Above all, the main point is that to become rich requires not loud complaining but hard work, flexible organization, the unleashing of individual citizens' talents not crushed under a huge governmental apparatus, and clever innovation. Those that show some talent at this--countries as diverse as South Korea, Singapore, China, and Chile, to name a few--are making real progress. (China's secret seems to be coupling a lot of economic freedom with the bare minimum of political flexibility to let things work.)

But those who whine about their suffering and demand others pay and subsidize them aren't going anywhere good. Rather they deflect the desire for a better life into a desire for a bigger struggle against better-off countries. The result: stagnation. Money given to them is poured into a bottomless pit, since the local regimes have pulled out the stopper and connected the drainpipe directly into their own bank accounts.

Does Obama deep down believe the cruise ship theory? True, he has called on Africa, for example, to do better at hard work. But his ideology, rhetoric, and policies invite blaming-the-West and reward those (like Venezuela and Brazil, for instance) that do so. The idea of paying off other countries to buy pollution rights must be the craziest idea in this vein ever presented by a Western leader.

I have heard more than one Arab intellectual recount that on a visit to Asian countries that have prospered, he asked, "How did you succeed after such dreadful imperialist exploitation of your country."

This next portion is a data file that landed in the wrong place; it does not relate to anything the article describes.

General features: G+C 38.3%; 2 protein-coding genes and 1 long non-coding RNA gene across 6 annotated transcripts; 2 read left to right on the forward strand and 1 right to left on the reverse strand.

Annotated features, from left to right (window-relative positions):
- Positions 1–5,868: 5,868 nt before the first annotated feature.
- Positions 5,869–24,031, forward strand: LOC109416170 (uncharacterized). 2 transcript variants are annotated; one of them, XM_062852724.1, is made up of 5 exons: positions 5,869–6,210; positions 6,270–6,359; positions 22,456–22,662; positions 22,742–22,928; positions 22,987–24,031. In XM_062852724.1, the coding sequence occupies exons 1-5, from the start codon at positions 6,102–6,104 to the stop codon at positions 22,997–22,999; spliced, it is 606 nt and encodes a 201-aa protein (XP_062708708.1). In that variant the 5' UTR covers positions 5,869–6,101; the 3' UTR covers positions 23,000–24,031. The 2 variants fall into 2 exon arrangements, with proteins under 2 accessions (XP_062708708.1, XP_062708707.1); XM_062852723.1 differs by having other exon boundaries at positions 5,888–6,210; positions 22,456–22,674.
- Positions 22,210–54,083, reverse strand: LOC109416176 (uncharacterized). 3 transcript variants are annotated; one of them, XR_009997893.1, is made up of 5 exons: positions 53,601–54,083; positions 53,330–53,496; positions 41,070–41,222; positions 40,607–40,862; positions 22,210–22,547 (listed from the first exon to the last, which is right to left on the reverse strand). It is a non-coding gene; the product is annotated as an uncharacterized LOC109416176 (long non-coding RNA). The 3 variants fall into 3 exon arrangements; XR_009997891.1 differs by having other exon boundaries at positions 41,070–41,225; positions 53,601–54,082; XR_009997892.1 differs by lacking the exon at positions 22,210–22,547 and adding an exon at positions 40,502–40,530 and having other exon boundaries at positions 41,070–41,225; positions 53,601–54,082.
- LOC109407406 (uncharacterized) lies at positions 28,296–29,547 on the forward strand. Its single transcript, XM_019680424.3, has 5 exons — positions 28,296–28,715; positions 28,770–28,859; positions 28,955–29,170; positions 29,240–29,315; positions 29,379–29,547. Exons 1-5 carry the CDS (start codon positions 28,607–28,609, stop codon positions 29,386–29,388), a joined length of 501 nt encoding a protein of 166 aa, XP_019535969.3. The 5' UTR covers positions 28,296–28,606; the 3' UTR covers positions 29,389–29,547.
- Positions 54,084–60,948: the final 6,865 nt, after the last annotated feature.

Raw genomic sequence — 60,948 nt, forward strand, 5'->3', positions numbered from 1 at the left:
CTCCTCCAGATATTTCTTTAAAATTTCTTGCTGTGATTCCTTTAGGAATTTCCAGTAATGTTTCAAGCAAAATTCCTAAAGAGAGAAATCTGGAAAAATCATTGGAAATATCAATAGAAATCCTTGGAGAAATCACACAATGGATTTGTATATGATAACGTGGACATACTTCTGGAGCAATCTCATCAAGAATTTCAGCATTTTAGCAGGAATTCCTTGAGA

The answer was along the lines of, "We got over it." Those that luxuriate in their victimhood and have those attitudes reinforced by supposedly well-meaning Westerners don't get over it, and they don't get anywhere.

Part of the problem with cruise-ship theory, in comparison not only to capitalism but even traditional mainstream socialist views, is that it is based on a zero-sum game. There is only so much wealth and if anyone has something it is because that was taken away from someone else. Given this fact, the cruise-ship statists argue that the redistribution of wealth is the most important--and indeed the only--way to get social justice.

In comparison, capitalist and democratic socialist (even Communist) thinking has been that wealth must be greatly expanded. What has changed this for cruise-ship thinkers is a narrow environmentalism and technological pessimism that assumes humanity has reached its limit.

I will leave it to you, gentle readers, to say whether the Obama Administration of Third World development has some relationship to its domestic policies. Those are not issues that I write about.